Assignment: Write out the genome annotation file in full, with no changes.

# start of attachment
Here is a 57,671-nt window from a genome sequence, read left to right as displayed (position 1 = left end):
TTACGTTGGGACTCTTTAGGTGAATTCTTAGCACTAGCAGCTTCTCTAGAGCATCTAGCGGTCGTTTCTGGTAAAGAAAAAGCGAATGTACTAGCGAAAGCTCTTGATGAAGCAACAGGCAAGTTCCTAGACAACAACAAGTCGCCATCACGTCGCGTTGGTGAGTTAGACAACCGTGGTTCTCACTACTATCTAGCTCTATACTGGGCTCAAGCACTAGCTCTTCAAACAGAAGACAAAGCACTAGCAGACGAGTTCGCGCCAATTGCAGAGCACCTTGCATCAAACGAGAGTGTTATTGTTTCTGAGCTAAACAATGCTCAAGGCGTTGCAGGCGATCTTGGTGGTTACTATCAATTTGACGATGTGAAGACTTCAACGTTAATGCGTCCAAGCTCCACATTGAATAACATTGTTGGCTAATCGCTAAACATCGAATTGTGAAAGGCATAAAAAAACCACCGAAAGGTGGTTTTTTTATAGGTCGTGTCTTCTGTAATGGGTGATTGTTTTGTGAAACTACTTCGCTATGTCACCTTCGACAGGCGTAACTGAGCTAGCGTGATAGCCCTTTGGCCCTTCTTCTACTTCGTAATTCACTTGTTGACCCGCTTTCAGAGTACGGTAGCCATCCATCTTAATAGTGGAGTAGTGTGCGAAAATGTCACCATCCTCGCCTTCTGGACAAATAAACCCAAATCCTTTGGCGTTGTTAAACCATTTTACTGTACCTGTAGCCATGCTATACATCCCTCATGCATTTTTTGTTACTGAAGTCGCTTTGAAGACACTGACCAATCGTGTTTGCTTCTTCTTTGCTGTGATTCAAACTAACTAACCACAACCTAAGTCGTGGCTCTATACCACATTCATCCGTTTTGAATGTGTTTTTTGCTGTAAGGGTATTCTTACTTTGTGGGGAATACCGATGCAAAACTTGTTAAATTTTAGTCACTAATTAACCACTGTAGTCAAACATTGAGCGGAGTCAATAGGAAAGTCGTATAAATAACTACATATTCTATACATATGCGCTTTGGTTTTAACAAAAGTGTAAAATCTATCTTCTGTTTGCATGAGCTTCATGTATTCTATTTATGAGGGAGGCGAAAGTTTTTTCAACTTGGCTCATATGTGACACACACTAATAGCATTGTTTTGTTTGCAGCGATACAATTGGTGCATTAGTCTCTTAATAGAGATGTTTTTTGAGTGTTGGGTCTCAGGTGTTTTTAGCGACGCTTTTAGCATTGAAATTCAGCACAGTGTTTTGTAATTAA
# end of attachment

Here is a 57,671-nt window from a genome sequence, read left to right as displayed (position 1 = left end):
TTACGTTGGGACTCTTTAGGTGAATTCTTAGCACTAGCAGCTTCTCTAGAGCATCTAGCGGTCGTTTCTGGTAAAGAAAAAGCGAATGTACTAGCGAAAGCTCTTGATGAAGCAACAGGCAAGTTCCTAGACAACAACAAGTCGCCATCACGTCGCGTTGGTGAGTTAGACAACCGTGGTTCTCACTACTATCTAGCTCTATACTGGGCTCAAGCACTAGCTCTTCAAACAGAAGACAAAGCACTAGCAGACGAGTTCGCGCCAATTGCAGAGCACCTTGCATCAAACGAGAGTGTTATTGTTTCTGAGCTAAACAATGCTCAAGGCGTTGCAGGCGATCTTGGTGGTTACTATCAATTTGACGATGTGAAGACTTCAACGTTAATGCGTCCAAGCTCCACATTGAATAACATTGTTGGCTAATCGCTAAACATCGAATTGTGAAAGGCATAAAAAAACCACCGAAAGGTGGTTTTTTTATAGGTCGTGTCTTCTGTAATGGGTGATTGTTTTGTGAAACTACTTCGCTATGTCACCTTCGACAGGCGTAACTGAGCTAGCGTGATAGCCCTTTGGCCCTTCTTCTACTTCGTAATTCACTTGTTGACCCGCTTTCAGAGTACGGTAGCCATCCATCTTAATAGTGGAGTAGTGTGCGAAAATGTCACCATCCTCGCCTTCTGGACAAATAAACCCAAATCCTTTGGCGTTGTTAAACCATTTTACTGTACCTGTAGCCATGCTATACATCCCTCATGCATTTTTTGTTACTGAAGTCGCTTTGAAGACACTGACCAATCGTGTTTGCTTCTTCTTTGCTGTGATTCAAACTAACTAACCACAACCTAAGTCGTGGCTCTATACCACATTCATCCGTTTTGAATGTGTTTTTTGCTGTAAGGGTATTCTTACTTTGTGGGGAATACCGATGCAAAACTTGTTAAATTTTAGTCACTAATTAACCACTGTAGTCAAACATTGAGCGGAGTCAATAGGAAAGTCGTATAAATAACTACATATTCTATACATATGCGCTTTGGTTTTAACAAAAGTGTAAAATCTATCTTCTGTTTGCATGAGCTTCATGTATTCTATTTATGAGGGAGGCGAAAGTTTTTTCAACTTGGCTCATATGTGACACACACTAATAGCATTGTTTTGTTTGCAGCGATACAATTGGTGCATTAGTCTCTTAATAGAGATGTTTTTTGAGTGTTGGGTCTCAGGTGTTTTTAGCGACGCTTTTAGCATTGAAATTCAGCACAGTGTTTTGTAATTAA